Pennsylvania law requires all drivers to carry “financial responsibility” or auto insurance. If you are caught without auto insurance, you may be fined as much as $300, and your driver’s license, registration, and license plate could be suspended for three months. Additionally, your rights, and anyone else covered on your policy, will be negatively affected. If you failed to purchase auto insurance, or your policy has lapsed due to failure to renew, or missed payments, you should call an auto insurer immediately.
A person without auto insurance can still file a lawsuit if injured, but there are several negative consequences.
The first difficulty an uninsured owner of a vehicle will face is that, unlike an insured driver, they are barred from receiving first party benefits. All auto policies provide for a minimum of $5,000 of “no-fault”, first party or PIP benefits. No fault benefits or PIP benefits are paid out immediately, no matter who was at fault, to cover the medical expenses of the injured party. (For more details see our blog post). Unfortunately, hospitals or care providers are often unwilling to treat your injuries if you do not have another source of health insurance.
For insured drivers, the $5,000 (or more) in no fault benefits does not come out of the total recovery from the at-fault driver’s liability policy. It is simply forgiven. This is a major penalty for those without auto insurance.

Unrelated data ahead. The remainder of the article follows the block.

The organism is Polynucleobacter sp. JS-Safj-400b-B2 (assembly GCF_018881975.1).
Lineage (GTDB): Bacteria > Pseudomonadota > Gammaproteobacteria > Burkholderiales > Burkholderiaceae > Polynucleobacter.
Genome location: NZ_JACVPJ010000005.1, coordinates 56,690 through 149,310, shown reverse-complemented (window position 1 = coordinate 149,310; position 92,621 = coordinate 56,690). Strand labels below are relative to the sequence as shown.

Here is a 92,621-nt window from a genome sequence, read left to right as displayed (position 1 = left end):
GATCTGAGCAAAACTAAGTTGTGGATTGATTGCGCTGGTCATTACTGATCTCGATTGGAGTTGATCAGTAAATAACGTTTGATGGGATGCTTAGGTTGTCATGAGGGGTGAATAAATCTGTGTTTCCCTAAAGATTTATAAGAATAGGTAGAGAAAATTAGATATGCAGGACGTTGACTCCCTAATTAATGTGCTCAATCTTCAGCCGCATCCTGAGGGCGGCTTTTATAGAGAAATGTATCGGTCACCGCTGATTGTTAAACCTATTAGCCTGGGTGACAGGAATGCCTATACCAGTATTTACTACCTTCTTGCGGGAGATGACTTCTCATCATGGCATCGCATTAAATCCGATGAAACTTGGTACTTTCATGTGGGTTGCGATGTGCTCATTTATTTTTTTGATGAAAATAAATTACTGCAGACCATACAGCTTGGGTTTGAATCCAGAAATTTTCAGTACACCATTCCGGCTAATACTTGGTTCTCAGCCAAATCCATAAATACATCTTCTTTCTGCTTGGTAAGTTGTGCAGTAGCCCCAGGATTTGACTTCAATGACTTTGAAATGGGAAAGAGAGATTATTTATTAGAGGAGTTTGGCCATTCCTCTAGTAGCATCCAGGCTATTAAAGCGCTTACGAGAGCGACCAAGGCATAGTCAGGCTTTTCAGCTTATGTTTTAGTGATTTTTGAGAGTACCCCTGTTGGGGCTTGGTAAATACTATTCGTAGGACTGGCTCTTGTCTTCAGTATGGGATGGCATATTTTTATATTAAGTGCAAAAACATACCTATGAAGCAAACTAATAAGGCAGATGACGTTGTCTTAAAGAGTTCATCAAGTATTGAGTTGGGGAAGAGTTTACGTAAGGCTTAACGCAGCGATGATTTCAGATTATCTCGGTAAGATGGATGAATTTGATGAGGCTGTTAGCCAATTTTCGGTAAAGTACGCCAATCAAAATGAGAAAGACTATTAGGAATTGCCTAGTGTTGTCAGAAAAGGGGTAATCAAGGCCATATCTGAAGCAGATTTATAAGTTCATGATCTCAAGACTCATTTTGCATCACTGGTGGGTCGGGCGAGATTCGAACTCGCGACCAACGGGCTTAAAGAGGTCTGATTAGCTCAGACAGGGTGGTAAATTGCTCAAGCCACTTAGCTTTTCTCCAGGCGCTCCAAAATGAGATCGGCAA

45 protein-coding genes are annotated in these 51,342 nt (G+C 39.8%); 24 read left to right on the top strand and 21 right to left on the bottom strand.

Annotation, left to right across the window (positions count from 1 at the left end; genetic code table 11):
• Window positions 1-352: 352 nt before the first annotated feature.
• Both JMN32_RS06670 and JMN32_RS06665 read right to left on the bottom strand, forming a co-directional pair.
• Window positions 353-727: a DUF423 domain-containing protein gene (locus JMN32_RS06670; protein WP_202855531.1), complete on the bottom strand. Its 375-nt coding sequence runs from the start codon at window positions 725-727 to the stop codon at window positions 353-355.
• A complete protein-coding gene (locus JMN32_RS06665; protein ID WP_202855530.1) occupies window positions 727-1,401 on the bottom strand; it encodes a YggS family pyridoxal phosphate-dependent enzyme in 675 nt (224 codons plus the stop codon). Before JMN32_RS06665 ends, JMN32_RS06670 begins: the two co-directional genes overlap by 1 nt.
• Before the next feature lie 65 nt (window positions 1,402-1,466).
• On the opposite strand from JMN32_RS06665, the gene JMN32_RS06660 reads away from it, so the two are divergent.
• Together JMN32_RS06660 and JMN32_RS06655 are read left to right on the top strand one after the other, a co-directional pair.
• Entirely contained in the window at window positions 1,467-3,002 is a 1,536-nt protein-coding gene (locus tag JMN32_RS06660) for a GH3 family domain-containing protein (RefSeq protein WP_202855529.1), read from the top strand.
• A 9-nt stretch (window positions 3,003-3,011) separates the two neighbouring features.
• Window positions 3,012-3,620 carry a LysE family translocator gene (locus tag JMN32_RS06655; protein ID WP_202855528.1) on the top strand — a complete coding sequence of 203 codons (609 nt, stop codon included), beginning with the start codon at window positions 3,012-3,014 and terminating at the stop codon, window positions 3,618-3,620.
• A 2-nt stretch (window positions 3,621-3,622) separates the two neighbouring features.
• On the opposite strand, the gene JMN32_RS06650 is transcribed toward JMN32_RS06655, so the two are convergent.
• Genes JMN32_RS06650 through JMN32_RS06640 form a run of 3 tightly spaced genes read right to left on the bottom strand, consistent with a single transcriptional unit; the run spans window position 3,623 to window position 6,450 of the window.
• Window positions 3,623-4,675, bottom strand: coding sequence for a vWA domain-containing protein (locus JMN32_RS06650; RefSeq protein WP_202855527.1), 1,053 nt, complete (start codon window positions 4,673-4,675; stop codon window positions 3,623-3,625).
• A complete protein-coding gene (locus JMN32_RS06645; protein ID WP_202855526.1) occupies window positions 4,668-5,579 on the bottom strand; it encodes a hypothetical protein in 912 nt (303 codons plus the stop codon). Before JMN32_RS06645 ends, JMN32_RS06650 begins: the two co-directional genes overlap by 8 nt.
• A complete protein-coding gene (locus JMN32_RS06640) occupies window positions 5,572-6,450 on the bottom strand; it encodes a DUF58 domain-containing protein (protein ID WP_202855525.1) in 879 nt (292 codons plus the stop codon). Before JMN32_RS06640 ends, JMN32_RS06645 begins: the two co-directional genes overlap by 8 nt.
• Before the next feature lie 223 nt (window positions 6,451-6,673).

For the uninsured driver, the only category of recovery is the “bodily injury” policy limits of the at-fault driver. Bodily injury liability coverage is the money that the insurance company has to cover if the at-fault driver injures someone else. The minimum amount of bodily injury limits required by law is $15,000.00 per individual and a maximum pay-out of $30,000.00 per accident. Many people carry minimum coverage. This can result in a diminished recovery for the uninsured driver.
For example: John is in an accident and his claim is worth $100,000. John is uninsured, so he cannot receive no-fault first party benefits. The at-fault driver has $15,000 in bodily injury coverage. The maximum amount that John can recover for his injuries is $15,000.
If John had carried the minimum amount of auto insurance, he could have recovered a minimum of $5,000 from in no-fault benefits (and possibly more), paid out immediately to cover medical bills. On top of that, John could have received the full $15,000 bodily injury limits from the at fault driver, with no reduction for the no-fault benefits. By carrying his own insurance, John added an additional $5,000 (and possibly more) to his recovery.
Secondly, an uninsured driver cannot collect UM/UIM insurance. See our blog post for details on UM/UIM claims.
If you are injured in an auto accident and you are uninsured, call one or our experienced attorneys to discuss the potential outcomes.